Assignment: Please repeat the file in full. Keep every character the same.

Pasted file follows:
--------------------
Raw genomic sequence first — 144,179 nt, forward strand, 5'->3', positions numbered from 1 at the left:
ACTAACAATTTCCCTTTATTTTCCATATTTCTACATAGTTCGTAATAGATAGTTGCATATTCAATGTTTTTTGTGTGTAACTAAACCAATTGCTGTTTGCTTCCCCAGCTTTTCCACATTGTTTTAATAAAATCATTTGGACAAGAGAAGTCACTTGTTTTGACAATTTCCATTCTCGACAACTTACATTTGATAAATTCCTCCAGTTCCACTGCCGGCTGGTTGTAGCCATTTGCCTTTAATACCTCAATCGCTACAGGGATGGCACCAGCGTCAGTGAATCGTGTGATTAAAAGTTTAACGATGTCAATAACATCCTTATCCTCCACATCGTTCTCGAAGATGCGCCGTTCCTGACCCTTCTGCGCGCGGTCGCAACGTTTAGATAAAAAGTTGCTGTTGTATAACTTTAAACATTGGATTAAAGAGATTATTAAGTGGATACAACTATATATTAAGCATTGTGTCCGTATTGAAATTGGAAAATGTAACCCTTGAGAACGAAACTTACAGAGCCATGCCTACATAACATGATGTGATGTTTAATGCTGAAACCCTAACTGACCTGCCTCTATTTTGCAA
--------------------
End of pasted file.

Raw genomic sequence first — 144,179 nt, forward strand, 5'->3', positions numbered from 1 at the left:
ACTAACAATTTCCCTTTATTTTCCATATTTCTACATAGTTCGTAATAGATAGTTGCATATTCAATGTTTTTTGTGTGTAACTAAACCAATTGCTGTTTGCTTCCCCAGCTTTTCCACATTGTTTTAATAAAATCATTTGGACAAGAGAAGTCACTTGTTTTGACAATTTCCATTCTCGACAACTTACATTTGATAAATTCCTCCAGTTCCACTGCCGGCTGGTTGTAGCCATTTGCCTTTAATACCTCAATCGCTACAGGGATGGCACCAGCGTCAGTGAATCGTGTGATTAAAAGTTTAACGATGTCAATAACATCCTTATCCTCCACATCGTTCTCGAAGATGCGCCGTTCCTGACCCTTCTGCGCGCGGTCGCAACGTTTAGATAAAAAGTTGCTGTTGTATAACTTTAAACATTGGATTAAAGAGATTATTAAGTGGATACAACTATATATTAAGCATTGTGTCCGTATTGAAATTGGAAAATGTAACCCTTGAGAACGAAACTTACAGAGCCATGCCTACATAACATGATGTGATGTTTAATGCTGAAACCCTAACTGACCTGCCTCTATTTTGCAA